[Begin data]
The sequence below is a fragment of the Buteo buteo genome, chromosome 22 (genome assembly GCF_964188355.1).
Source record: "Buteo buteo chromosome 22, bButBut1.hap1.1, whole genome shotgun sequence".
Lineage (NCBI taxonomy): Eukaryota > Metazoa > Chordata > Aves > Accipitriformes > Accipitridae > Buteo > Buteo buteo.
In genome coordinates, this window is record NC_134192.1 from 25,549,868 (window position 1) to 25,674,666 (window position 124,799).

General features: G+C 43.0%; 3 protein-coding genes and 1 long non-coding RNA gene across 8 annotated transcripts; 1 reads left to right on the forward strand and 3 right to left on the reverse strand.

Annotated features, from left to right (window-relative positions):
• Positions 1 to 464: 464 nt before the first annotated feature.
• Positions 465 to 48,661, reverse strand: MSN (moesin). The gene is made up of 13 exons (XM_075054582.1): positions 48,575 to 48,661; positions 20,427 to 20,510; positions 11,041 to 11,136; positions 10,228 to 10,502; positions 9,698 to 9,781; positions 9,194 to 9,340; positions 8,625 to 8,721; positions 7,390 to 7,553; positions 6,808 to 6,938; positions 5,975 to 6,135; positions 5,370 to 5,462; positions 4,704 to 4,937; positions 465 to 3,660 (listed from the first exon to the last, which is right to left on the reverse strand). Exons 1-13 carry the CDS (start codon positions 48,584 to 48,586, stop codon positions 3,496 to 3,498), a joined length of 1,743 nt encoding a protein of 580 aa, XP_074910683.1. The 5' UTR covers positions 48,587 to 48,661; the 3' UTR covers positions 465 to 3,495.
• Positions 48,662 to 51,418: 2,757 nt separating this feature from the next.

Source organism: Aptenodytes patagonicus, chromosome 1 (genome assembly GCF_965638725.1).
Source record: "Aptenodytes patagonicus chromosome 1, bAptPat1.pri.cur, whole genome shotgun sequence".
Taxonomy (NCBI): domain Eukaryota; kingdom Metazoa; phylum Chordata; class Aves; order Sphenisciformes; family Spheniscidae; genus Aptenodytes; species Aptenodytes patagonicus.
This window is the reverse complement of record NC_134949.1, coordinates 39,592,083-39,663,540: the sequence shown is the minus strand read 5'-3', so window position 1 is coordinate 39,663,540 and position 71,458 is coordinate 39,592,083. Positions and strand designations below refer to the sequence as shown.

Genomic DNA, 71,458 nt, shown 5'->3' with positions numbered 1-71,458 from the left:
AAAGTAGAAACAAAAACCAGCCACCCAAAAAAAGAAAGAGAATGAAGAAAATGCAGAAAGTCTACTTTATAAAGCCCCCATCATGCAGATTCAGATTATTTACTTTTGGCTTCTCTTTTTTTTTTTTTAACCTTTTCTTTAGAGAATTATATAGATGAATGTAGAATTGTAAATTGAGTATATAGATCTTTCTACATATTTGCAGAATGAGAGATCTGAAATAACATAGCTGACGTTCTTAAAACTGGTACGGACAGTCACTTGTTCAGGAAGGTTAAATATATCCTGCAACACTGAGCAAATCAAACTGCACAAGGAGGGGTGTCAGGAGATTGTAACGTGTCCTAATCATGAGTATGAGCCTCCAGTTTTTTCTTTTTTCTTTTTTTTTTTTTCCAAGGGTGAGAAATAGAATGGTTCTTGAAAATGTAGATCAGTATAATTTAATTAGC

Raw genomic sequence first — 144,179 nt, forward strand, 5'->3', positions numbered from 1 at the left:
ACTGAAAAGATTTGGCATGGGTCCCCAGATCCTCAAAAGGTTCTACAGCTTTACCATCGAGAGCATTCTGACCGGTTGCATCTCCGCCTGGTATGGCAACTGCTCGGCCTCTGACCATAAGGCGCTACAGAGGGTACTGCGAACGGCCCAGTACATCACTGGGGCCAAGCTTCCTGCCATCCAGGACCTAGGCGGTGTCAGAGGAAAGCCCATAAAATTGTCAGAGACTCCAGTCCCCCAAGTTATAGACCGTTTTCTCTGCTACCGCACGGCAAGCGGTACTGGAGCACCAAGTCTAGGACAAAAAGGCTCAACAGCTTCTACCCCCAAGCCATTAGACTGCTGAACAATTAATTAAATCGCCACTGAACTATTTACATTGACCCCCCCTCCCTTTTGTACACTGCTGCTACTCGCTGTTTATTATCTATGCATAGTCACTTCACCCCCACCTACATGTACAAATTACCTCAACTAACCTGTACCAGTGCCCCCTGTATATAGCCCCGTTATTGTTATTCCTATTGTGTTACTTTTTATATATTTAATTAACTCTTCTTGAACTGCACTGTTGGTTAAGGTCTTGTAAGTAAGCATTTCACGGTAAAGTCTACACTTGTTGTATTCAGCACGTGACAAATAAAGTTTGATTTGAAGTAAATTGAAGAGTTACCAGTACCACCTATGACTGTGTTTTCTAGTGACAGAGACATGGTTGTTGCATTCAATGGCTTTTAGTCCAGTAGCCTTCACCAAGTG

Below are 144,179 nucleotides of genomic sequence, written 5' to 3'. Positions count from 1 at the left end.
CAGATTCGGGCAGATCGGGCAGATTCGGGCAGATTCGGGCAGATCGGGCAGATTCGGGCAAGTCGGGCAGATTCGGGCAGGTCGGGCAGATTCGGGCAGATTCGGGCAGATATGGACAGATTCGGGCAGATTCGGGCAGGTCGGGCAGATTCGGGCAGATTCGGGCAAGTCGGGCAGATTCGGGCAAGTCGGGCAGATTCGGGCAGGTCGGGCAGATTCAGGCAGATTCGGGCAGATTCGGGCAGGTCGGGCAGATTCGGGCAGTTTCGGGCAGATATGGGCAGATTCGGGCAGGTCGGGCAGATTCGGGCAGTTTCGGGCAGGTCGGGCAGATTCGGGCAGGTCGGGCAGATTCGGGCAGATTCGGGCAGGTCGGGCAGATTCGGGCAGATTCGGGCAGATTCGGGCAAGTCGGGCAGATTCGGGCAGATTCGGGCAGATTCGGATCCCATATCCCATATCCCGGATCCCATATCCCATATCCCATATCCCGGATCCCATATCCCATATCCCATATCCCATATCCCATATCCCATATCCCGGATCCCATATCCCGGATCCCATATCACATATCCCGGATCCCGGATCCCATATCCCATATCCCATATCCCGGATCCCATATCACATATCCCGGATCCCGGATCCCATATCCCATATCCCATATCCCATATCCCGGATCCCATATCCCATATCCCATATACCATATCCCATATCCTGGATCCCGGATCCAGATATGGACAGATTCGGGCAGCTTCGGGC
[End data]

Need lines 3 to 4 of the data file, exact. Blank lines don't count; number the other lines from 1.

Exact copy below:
Lineage (NCBI taxonomy): Eukaryota > Metazoa > Chordata > Aves > Accipitriformes > Accipitridae > Buteo > Buteo buteo.
In genome coordinates, this window is record NC_134192.1 from 25,549,868 (window position 1) to 25,674,666 (window position 124,799).